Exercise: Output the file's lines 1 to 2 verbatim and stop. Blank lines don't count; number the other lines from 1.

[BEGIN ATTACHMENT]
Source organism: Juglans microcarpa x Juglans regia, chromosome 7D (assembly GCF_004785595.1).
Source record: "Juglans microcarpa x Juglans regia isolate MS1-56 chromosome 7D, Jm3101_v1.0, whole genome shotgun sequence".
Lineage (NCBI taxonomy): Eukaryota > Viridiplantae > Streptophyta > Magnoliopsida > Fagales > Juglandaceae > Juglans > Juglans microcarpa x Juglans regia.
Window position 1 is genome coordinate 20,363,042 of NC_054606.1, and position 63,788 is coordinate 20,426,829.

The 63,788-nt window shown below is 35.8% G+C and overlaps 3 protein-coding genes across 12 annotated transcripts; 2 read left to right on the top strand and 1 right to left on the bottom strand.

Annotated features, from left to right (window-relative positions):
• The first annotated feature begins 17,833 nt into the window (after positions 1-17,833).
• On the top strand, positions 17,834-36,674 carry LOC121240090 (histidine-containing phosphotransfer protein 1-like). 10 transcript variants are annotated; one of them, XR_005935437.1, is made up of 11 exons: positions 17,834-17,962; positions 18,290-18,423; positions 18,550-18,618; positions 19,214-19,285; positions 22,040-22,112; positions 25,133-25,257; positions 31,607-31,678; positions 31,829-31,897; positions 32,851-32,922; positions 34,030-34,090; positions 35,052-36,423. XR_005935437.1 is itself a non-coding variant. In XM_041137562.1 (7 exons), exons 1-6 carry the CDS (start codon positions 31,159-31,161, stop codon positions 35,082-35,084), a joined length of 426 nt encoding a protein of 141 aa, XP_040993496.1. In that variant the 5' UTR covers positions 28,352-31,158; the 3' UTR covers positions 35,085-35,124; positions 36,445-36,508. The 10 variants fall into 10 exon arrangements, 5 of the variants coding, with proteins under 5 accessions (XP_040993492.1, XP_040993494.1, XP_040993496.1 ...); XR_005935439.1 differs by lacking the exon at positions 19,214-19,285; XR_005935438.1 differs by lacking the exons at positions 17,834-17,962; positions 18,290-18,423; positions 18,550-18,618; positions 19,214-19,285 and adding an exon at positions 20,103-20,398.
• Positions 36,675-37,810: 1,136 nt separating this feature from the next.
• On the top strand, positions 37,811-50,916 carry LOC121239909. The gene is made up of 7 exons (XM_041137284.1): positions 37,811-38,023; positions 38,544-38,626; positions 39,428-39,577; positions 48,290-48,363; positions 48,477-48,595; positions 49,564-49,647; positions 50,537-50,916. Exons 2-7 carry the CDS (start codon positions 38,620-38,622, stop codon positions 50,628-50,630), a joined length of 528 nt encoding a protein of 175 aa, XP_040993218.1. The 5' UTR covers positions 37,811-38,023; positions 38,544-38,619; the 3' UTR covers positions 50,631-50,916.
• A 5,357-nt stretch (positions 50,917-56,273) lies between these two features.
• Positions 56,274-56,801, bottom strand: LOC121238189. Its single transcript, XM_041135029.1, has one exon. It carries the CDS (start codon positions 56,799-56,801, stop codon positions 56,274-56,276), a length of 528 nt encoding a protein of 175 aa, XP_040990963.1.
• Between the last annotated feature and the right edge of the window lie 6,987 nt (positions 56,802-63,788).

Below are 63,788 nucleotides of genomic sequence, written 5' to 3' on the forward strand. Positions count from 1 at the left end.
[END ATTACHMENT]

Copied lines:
Source organism: Juglans microcarpa x Juglans regia, chromosome 7D (assembly GCF_004785595.1).
Source record: "Juglans microcarpa x Juglans regia isolate MS1-56 chromosome 7D, Jm3101_v1.0, whole genome shotgun sequence".